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Help- my job might be in danger


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I have been bad sometimes, depression, medication, you know the drill, being late or not showing up at work.

Now, a job posting has been put up for a job with my job title! And there isn't enough work for 2 of me...so, i think they're planning to backstab me.

To save myself, I'm considering telling HR about the bipolar, thus protecting myself against unjust dismissal....right?

I would really appreciate it if you could provide info or links to the threads discussing the law and policies on this, the protection afforded, documentation needed, etc.

Thanks!

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Go ahead, do it, but remember--like VE said, you have to show that you can do the job with accomodations, *AND* also, those accomodations can't be an undue hardship on the employer--i.e., if you are missing work a lot, that would be Bad.

However, lateness could be accomodated for by adjusting your schedule or flex-timing you, for instance. Generally speaking this may be an inconvenience for them but certainly not an undue hardship (depending on the industry, YMMV blahblah boilerplate).

Just don't let it lie, hell, I'm about to pull the ADA card myself, I know my guys can't fire me yet (heh, apparently December is like MAD busy time and it's state gov, can't hire someone in less than 3 months and can't train in less than 2...) but I'm about to pop anyways so... yeah.

Will try to come up with links, as I have been researching this myself, and have been meaning to get deeper (than I can get away with while at work, heh). ;)

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Declaring yourself as having an illness will not keep you employed if you aren't able to fullly accomplish your job.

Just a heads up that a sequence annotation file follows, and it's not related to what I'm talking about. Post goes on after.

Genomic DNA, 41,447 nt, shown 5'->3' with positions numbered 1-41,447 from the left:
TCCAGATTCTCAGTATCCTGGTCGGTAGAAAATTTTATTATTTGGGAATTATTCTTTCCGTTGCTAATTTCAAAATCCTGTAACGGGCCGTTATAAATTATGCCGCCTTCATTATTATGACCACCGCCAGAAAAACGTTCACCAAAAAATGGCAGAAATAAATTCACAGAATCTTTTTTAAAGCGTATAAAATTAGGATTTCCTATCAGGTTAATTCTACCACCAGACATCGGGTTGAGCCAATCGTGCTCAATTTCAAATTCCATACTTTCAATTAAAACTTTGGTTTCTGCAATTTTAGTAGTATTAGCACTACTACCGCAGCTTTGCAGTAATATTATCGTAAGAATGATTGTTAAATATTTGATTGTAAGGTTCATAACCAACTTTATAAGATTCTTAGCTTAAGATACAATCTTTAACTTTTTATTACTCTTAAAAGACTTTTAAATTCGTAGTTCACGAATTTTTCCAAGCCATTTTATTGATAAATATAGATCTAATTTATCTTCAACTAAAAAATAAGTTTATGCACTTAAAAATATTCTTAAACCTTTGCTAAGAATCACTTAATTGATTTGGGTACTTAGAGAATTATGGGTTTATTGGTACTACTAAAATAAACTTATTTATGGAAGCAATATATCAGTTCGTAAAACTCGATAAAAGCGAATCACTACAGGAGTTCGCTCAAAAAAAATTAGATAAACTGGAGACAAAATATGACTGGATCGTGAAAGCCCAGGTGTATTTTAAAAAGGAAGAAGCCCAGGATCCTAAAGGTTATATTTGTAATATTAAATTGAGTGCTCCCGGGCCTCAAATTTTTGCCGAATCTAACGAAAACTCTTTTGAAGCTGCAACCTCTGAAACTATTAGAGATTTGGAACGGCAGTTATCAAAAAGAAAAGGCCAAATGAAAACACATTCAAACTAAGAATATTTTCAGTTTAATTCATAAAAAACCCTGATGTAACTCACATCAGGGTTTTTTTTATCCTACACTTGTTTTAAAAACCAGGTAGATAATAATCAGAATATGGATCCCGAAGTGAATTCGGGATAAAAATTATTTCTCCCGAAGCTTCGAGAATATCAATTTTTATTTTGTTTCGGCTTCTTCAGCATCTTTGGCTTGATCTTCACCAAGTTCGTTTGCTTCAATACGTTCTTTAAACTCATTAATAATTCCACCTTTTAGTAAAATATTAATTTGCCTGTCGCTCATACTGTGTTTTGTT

I was only able to buy myself about a months worth of time before I got fired, but this was while I was still melting down and not correctly diagnosed. Although I never specifically told my boss that I was MI, it was apparent, and I was given a lot of leeway and help over about 5 months.

You need to have an idea of what accomodations would allow you to be fully functional in your job. If, in the end, you still aren't able to perform, they can reasonably fire you for poor performance.

I don't mean to be totally negative. Just understand that ADA isn't some shield that guarantees us jobs.

Hopefully, your boss values the good work you have done so far and will work with you to keep your valuable services.

best,

a.m.

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i've gone the ADA route and kept it to myself too before. both have had their times of good and bad.

i have no idea, so my word is just an opinion. what i'd do is sit down with your pdoc and figure out what your impairments are and what your needs would be (flex time? opportunity to work 10 hr days 4 days per week if they have it? quieter work space?) and get those in writing, and maybe even a letter from your pdoc explaining that you have a medical condition and you are requesting accomidations. you also have to talk to HR about your list and figure out from there what they can and can't do to help you.

if nothing else, as everyone has said, it will buy you time. and talk to a lawyer for sure! at one job i disclosed because i had to be off for 2 months on mental health leave, and when i came back they fired me, so i've sued them (it has taken over a year to get this far), but i'm pretty sure i'm going to win. it is coming down to the wire.

hopefully, if they do want to can you, it will at least make them think twice.

in the meantime, scout out what jobs could be available. just know what the market is like out there.

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